Written by: Dave Cantrell
Before heading off on a six-week working sabbatical (I am so very far behind my duties as this magazine’s post-punk/darkwave editor that a duration of that length is my only hope of gaining back lost ground) I thought I’d leave you with – what else and why not? – a new column. While it’s certainly the case that much of what ends up being reviewed here at SEM (under my byline especially) isn’t exactly hot off the presses, to consider an album from two years ago is, even by those standards, rare. However, it’s certainly also the case that, like happens to anyone, we on staff frequently find ourselves hearing records for the first time that, even though they are well past their typical promo cycle, are of such mind-blowing quality that it becomes nothing less than imperative that we share them with you. That is, after all, our truest and arguably only reason for doing what we do. Sounds a tad grandiose, perhaps, but it is our mission. Hence Overdue Appreciations. It’s about time.
[And please note: Whereas the album title of this inaugural choice would, quite understandably, identify it as a sequel to 2012’s The Brill Building (itself a worthy option), Book Two stands so boldly on its own – likely due to the presence of Bill Frisell – that we’re choosing to treat it as its own album and so make no comparisons to its predecessor].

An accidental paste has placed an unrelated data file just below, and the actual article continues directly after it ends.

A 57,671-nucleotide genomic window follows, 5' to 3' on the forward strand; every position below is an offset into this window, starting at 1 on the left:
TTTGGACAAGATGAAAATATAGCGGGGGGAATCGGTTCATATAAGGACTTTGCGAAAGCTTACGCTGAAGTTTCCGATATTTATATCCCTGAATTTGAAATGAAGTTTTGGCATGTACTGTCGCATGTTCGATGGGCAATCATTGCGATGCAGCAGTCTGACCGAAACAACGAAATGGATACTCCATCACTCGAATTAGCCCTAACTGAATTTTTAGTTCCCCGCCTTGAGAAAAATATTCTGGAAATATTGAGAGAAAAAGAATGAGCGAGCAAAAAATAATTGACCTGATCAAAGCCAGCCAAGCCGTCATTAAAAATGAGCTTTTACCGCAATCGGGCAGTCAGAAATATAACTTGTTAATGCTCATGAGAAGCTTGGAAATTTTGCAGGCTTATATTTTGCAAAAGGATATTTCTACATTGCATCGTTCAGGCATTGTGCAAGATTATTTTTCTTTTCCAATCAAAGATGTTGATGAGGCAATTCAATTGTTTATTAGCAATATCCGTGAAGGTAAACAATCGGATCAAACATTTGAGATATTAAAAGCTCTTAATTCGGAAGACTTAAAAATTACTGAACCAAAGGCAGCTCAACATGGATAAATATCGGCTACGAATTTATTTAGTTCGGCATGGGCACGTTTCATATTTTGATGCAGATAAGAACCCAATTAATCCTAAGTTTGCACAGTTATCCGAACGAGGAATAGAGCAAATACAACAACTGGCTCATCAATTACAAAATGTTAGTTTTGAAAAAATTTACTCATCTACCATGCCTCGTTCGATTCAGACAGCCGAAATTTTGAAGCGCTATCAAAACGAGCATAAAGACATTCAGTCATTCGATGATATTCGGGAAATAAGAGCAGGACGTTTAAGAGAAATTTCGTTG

First off, you’re going to need a real nice stereo. Upgrade your speakers like you’ve been meaning to, or perhaps better yet, invest in one of those glowing tube amplifiers that can promise to deliver the deep rich tones of America’s yearning pop soul established during this country’s one true spate of halcyon days, that ephemeral, amber-hued vein of time between the fade of Tin Pan Alley – to which the newer younger songwriters of the day nonetheless faithfully clung as what other model was there – and the exuberant birth of the wild-haired mercury sound circa 1967 or so. Once you’ve got that sorted, borrow your clueless uncle’s audiophile headphones and settle in for what has to be considered one of this century’s most sublime listens thus far (and please know that a mild cringe accompanied the writing of that statement. I’m not one to lean into the clichés of hyperbole without a fight but the pure, innate, loving quality of the sound currently coursing through my ears, laying waste to my defenses, left me no choice).